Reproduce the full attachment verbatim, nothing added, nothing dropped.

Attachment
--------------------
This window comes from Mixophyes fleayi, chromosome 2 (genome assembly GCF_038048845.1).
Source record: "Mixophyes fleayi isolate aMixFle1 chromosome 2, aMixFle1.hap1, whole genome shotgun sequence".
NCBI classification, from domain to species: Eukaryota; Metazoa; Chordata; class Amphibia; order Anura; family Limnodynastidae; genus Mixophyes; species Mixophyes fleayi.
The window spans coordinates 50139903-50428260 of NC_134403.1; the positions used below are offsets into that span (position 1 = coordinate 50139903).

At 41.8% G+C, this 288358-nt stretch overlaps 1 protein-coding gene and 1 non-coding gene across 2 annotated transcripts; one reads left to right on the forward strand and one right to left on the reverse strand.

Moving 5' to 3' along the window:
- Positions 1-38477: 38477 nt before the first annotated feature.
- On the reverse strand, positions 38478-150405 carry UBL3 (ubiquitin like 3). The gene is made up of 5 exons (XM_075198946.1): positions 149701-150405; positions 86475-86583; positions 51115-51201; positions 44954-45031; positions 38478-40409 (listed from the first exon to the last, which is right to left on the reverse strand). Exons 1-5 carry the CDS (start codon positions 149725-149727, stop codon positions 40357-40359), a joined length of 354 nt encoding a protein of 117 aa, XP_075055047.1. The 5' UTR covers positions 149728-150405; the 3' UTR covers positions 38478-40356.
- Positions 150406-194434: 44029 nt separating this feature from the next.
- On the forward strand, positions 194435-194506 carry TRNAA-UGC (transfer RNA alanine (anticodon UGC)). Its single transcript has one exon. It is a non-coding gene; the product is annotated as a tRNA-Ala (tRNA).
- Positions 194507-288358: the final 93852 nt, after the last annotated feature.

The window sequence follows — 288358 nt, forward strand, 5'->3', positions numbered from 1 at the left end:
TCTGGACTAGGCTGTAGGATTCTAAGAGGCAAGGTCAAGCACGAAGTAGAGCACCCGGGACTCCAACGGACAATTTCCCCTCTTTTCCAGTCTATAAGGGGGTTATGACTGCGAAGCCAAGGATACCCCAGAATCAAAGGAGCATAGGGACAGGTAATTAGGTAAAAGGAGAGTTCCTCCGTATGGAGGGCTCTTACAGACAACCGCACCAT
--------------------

This window comes from Mixophyes fleayi, chromosome 2 (genome assembly GCF_038048845.1).
Source record: "Mixophyes fleayi isolate aMixFle1 chromosome 2, aMixFle1.hap1, whole genome shotgun sequence".
NCBI classification, from domain to species: Eukaryota; Metazoa; Chordata; class Amphibia; order Anura; family Limnodynastidae; genus Mixophyes; species Mixophyes fleayi.
The window spans coordinates 50139903-50428260 of NC_134403.1; the positions used below are offsets into that span (position 1 = coordinate 50139903).

At 41.8% G+C, this 288358-nt stretch overlaps 1 protein-coding gene and 1 non-coding gene across 2 annotated transcripts; one reads left to right on the forward strand and one right to left on the reverse strand.

Moving 5' to 3' along the window:
- Positions 1-38477: 38477 nt before the first annotated feature.
- On the reverse strand, positions 38478-150405 carry UBL3 (ubiquitin like 3). The gene is made up of 5 exons (XM_075198946.1): positions 149701-150405; positions 86475-86583; positions 51115-51201; positions 44954-45031; positions 38478-40409 (listed from the first exon to the last, which is right to left on the reverse strand). Exons 1-5 carry the CDS (start codon positions 149725-149727, stop codon positions 40357-40359), a joined length of 354 nt encoding a protein of 117 aa, XP_075055047.1. The 5' UTR covers positions 149728-150405; the 3' UTR covers positions 38478-40356.
- Positions 150406-194434: 44029 nt separating this feature from the next.
- On the forward strand, positions 194435-194506 carry TRNAA-UGC (transfer RNA alanine (anticodon UGC)). Its single transcript has one exon. It is a non-coding gene; the product is annotated as a tRNA-Ala (tRNA).
- Positions 194507-288358: the final 93852 nt, after the last annotated feature.

The window sequence follows — 288358 nt, forward strand, 5'->3', positions numbered from 1 at the left end:
TCTGGACTAGGCTGTAGGATTCTAAGAGGCAAGGTCAAGCACGAAGTAGAGCACCCGGGACTCCAACGGACAATTTCCCCTCTTTTCCAGTCTATAAGGGGGTTATGACTGCGAAGCCAAGGATACCCCAGAATCAAAGGAGCATAGGGACAGGTAATTAGGTAAAAGGAGAGTTCCTCCGTATGGAGGGCTCTTACAGACAACCGCACCAT